[vc_row margin_bottom=”15″][vc_column][dt_banner image_id=”15027″ bg_color=”rgba(0,0,0,0.12)”][/dt_banner][/vc_column][/vc_row][vc_row][vc_column][dt_quote]Sophie Roberts and Megan Hunt report on the HOTCUS Annual Postgraduate Conference ‘Winning minds and hearts: constructing national identity in US history’ that took place on the 9th September 2016 at Northumbria University. The conference was supported by the BAAS Small Conference Support Grant.[/dt_quote][/vc_column][/vc_row][vc_row][vc_column][vc_column_text]This HOTCUS postgraduate conference focused on the construction of national identity throughout US history. The first half of the day took a conventional conference format, with themed panels of two or three twenty-minute papers. These panels fostered diverse discussions about different manifestations of national identity, including American norms in the 1950s and 1960s, ideas of Americanism during the Vietnam War era, and the manifestation of American identity in the face of annihilation narratives. This part of the day thus facilitated a wide-ranging and varied discussion of American identity as an ever-adaptive construct.
The second part of the day consisted of developmental roundtables, which delivered practical and applicable advice to postgraduate and early career researchers as they continued on their PhD journey and beyond. Dr Peter O’Connor (Northumbria University), Dr Simon Cooper (Newcastle College) and Dr Emily Trafford (University of Manchester) spoke on topics pertinent to postgraduates: namely VIVA preparation, seminar teaching, and applying for fixed-term teaching posts, respectively. In a second, more advanced, session, Dr Molly Geidel (University of Manchester) gave advice on approaching American university presses, while Dr Randall Stephens (Northumbria University) spoke about writing op-eds for non-academic audiences. Finally, Dr Mike Cullinane (Northumbria University) advised early career researchers interested in applying for the AHRC ECR Fellowship Scheme. This facet of the day thus enabled attendees to gain practical advice from experienced scholars, something which complemented the intellectual knowledge gained from the traditional panels of the first half of the day.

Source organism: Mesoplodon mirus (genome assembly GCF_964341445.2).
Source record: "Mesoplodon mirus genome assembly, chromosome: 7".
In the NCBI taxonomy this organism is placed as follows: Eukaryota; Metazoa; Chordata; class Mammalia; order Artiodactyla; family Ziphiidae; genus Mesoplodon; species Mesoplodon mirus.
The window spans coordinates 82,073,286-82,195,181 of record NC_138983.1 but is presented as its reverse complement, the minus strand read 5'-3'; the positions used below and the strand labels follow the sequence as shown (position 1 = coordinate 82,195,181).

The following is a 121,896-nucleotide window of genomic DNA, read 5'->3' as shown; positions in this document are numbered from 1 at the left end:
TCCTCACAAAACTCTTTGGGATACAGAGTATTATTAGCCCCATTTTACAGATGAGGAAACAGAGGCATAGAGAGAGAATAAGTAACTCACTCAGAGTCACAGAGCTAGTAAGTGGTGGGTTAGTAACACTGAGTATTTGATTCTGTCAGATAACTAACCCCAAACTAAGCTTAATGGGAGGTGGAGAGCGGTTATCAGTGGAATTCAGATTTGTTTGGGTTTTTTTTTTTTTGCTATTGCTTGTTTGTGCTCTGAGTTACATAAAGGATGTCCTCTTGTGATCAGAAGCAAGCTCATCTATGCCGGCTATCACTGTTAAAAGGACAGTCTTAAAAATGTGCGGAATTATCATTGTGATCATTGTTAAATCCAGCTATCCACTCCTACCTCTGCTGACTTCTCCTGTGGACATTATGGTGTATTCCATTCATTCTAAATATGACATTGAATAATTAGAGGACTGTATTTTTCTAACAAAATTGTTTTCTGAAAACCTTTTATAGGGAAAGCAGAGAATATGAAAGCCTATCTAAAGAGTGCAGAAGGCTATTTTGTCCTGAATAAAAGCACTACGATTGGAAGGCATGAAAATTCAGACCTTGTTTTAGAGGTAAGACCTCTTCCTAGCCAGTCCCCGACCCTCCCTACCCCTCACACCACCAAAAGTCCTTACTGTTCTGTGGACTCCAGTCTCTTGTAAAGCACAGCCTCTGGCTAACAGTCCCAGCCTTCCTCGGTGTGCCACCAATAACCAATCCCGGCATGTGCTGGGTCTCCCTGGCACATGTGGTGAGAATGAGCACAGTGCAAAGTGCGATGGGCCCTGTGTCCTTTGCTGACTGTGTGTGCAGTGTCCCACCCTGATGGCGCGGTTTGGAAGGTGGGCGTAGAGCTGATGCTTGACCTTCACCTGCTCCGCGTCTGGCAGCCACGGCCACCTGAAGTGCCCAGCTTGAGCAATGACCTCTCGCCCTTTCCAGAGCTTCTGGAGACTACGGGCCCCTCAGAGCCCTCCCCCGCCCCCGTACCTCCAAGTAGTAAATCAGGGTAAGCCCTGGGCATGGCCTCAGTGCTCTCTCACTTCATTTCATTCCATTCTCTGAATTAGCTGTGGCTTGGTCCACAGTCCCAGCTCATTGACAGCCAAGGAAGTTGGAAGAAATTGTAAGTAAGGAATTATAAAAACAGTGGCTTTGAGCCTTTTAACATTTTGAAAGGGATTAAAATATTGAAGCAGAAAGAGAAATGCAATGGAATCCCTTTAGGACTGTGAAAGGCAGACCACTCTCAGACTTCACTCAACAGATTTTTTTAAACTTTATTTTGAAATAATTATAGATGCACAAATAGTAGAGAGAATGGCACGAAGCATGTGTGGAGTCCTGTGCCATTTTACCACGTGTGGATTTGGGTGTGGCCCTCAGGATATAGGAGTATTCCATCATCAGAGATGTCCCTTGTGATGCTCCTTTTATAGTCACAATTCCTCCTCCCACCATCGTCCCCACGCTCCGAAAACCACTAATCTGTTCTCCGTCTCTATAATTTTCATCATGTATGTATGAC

Finally, Professor Simon Hall (Leeds University) who has published widely on manifestations of American national identity, particularly with relation to unrest in the 1960s era, gave a keynote address entitled “Leonard Matlovich: Military Heroism and the Making of a Gay Rights Icon.” This paper helped tie together many themes discussed throughout the day, as Prof. Hall reflected on the oftentimes-ambiguous nature of patriotism as a facet of national identity. As such, it proved a fitting way to end a lively and thought-provoking conference.
Generous support from BAAS meant that we were able to offer travel bursaries to assist postgraduate attendance, as well as supporting travel for our ECR speakers Dr Molly Geidel and Dr Emily Trafford. We were able to acknowledge this support and include the BAAS logo on all CFPs, programmes and other forms of publicity. Individual sessions are currently under review for USSO, where we hope to inspire further conversation on many of the day’s themes. We were also able to publicise the Journal of American Studies and the upcoming BAAS PG event at the University of Leeds, the CFP for which was distributed within conference packs.
Sophie Roberts and Megan Hunt are PhD students at Northumbria University.[/vc_column_text][/vc_column][/vc_row]Archive